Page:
Boy, it’s a rare treat to get a BSOHL story in July, but we have one! It’s Dontrelle Willis, who was scratched from his start down at AAA Louisville yesterday. The speculation was that he was going to get called up to Cincinnati to fill in for Bronson Arroyo, who was complaining of dizziness, but it seems Arroyo is better now.
Willis is good too: he has a 2.63 ERA in 13 starts and — key for him — he has a 3.35 K/BB ratio, suggesting that he may have a handle on what has been ailing him these past few years.
But the real story here are the words of Willis’ agent, Matt Sosnick, who puts us in mind of spring training with his assessment of his client’s state of health:
“I feel strongly that he has turned the corner. He’s in the best shape of his career and is throwing with the highest velocity he’s ever had. I feel very confident that he will be an impact player in the Major Leagues this year and for many years to come.”
All that’s missing for perfection is something about how Willis has been working on a new pitch.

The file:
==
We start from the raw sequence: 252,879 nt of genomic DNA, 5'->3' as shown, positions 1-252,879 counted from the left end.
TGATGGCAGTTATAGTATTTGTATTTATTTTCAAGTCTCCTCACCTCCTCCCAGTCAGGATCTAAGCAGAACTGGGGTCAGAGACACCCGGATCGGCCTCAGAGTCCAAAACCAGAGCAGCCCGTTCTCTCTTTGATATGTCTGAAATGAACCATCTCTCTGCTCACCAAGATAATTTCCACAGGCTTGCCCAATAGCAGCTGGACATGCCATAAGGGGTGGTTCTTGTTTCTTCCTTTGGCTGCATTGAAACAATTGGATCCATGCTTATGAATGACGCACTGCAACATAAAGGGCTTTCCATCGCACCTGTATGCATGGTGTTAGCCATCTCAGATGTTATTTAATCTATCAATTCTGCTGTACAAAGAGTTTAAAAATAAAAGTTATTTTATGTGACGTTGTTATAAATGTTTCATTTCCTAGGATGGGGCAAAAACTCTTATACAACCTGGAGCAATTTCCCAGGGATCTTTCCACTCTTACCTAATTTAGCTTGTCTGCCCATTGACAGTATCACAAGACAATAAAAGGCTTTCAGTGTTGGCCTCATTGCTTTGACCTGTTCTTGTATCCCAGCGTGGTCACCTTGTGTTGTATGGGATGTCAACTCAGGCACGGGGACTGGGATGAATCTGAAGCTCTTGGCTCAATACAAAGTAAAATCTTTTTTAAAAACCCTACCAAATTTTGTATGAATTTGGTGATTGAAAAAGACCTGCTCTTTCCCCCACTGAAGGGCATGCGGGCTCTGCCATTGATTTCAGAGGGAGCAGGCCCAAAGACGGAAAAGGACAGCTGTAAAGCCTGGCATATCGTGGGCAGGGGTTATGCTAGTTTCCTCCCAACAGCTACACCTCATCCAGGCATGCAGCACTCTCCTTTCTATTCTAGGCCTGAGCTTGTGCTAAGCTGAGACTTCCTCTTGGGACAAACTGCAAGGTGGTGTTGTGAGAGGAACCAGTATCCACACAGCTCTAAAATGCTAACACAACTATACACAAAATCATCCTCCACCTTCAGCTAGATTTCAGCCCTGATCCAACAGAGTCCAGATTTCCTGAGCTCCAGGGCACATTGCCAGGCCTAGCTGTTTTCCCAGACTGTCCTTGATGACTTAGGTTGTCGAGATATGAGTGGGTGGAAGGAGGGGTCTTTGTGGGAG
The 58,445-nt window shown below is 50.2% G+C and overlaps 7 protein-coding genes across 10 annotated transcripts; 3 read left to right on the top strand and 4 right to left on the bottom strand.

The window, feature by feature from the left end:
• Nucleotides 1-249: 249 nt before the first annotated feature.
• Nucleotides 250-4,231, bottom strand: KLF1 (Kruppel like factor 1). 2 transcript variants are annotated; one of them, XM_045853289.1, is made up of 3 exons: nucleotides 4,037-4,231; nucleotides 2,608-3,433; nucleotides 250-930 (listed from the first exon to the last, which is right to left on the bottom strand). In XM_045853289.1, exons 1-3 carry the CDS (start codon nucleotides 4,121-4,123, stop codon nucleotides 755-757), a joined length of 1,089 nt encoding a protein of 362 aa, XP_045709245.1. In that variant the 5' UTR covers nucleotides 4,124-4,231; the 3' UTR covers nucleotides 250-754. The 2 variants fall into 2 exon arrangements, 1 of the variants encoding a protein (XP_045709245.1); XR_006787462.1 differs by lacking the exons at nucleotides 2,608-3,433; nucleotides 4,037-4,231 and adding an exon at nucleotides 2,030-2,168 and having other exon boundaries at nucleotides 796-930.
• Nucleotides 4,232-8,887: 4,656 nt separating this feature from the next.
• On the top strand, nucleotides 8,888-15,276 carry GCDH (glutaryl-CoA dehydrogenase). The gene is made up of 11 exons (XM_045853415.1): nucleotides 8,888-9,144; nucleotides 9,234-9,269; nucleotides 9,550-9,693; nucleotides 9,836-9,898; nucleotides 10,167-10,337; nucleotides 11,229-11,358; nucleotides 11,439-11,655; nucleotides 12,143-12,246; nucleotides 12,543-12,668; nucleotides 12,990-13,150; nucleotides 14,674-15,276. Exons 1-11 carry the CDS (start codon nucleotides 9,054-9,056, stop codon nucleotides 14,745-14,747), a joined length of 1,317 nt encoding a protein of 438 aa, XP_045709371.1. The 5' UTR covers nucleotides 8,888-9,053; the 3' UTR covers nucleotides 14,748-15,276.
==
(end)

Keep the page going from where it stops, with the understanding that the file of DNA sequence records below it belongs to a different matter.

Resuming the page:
(thanks to Hannah for the heads up)
Minor League Baseball announced on Wednesday that, for the 14th consecutive season, the league has eclipsed 40 million in total attendance. 20 teams set single-game attendance records and seven teams set franchise records for single-game attendance in their current parks.
ESPN’s Keith Law, who has been covering the minor leagues for quite a while, did the math:
Minor League Baseball president and CEO Pat O’Conner, whose most prominent stint in the public eye involved him disingenuously justifying the underpaying of his players, said, “Minor League Baseball continues to be the best entertainment value in sports, and these numbers support that. For us to top 40 million fans for the 14th consecutive season despite the weather challenges our teams faced in April and May is a testament to the continued support of our loyal fan bases and the creative promotions and hard work done by all of our teams across the country.”
Major and Minor League Baseball are quite happy to make money hand over fist on the backs of their players, but are too cheap to pay them adequately for their labor.